USS is the largest car auction network in Japan and includes the largest single auction location in Japan – USS Tokyo. So figures from USS can give a good idea about trends at the Japanese car auctions in general.
First of all, the overall number of vehicles that passed through USS regular auctions dropped from 2,327,515 to 2,121,948 – a fall of 8.8%. This should not come as a big surprise, since through the majority of this period, the Japanese government’s EcoCar scheme was incentivizing drivers to scrap their old cars – cars which in the past would have passed from the dealers into the used car auctions. The removal of this EcoCar scheme has also resulted in a dip in new car sales in Japan, as people scrambled to take advantage of the incentives while they were still being offered that then caused a drying up in demand after this program was completed.
Interestingly, the “hit rate” for vehicles sold when auctioned went up from 57.7% to 64.2%, which hints at sellers lowering their price expectations and accepting lower offers for their vehicles than they would have previously. Whereas earlier in the current recession, car sellers were holding out for higher prices and were preferring to see their cars fail to sell so that they could get another chance the following week, now it seems that they are beginning to realize that the market cannot support their higher expectations and so they are moving their reserve prices down in order to achieve quicker results.
Although the earthquake affected results in the latest quarter, the lower numbers of vehicles passing through the USS auctions in the disaster-affected areas was not too far out of line with declines in numbers at other auctions far from the epicenter. USS Tohoku experienced auction cancellations, but was still running at 65.9% of the previous years Q1 numbers. This was still higher than USS Saitama, for example, where the equivalent number was 58.8%.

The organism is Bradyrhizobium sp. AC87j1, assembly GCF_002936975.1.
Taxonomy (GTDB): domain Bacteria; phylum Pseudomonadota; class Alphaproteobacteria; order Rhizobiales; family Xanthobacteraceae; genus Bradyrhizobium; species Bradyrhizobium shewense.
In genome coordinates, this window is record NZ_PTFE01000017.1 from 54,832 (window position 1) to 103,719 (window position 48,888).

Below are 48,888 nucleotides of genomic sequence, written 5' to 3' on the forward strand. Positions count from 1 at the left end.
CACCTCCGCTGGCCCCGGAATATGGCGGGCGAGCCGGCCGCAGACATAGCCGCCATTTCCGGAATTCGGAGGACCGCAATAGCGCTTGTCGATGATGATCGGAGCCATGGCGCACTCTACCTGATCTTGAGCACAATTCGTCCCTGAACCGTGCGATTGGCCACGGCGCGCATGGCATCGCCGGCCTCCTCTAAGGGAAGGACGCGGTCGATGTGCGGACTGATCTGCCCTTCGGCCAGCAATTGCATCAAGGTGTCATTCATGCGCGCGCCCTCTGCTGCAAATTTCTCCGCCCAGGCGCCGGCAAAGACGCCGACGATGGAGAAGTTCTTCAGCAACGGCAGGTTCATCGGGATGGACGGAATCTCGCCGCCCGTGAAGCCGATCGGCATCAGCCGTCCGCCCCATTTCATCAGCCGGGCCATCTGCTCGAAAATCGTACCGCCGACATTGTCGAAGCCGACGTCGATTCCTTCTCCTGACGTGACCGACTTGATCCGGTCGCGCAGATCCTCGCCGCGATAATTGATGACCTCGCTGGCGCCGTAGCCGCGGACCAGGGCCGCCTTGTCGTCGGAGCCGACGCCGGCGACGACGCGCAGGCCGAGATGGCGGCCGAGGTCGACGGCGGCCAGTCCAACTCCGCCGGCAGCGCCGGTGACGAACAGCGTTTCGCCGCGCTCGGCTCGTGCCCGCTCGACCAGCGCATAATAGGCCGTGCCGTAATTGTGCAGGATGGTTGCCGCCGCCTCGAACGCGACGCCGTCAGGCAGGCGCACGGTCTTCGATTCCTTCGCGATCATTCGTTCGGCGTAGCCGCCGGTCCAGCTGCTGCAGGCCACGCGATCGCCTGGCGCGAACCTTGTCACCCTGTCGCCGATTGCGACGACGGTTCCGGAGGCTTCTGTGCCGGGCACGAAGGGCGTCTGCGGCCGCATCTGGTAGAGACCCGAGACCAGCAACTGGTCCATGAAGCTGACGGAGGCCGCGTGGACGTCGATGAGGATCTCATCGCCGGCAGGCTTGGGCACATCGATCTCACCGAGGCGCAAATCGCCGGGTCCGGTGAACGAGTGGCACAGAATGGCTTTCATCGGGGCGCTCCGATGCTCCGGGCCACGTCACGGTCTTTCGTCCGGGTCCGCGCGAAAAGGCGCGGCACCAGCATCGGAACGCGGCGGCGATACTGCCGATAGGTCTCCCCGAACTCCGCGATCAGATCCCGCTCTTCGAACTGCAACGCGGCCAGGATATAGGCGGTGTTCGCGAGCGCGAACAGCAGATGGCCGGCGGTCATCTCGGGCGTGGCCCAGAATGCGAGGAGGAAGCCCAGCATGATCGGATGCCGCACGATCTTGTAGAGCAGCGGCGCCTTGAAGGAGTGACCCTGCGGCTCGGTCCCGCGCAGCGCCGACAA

Now, although we have extrapolated some overall market trends from these USS figures, it is important to remember that USS is just one auction group in Japan. It may be the biggest, but that does not mean that its results necessarily reflect the whole market. It may be that sellers have been moving away from using USS to putting their cars in other auction groups’ auctions.
And before we get too pessimistic about declines in overall numbers, it is still worth noting the sheer scale of these figures: The USS auction group alone processed 2,121,948 vehicles in a period of one year. This is a bit of a guesstimate, but I would not be surprised if that meant that the overall number of used cars auctioned in Japan in this annual period was somewhere between 3.5 million and 4 million units total. How’s that for choice?
Source: USS Co. Ltd.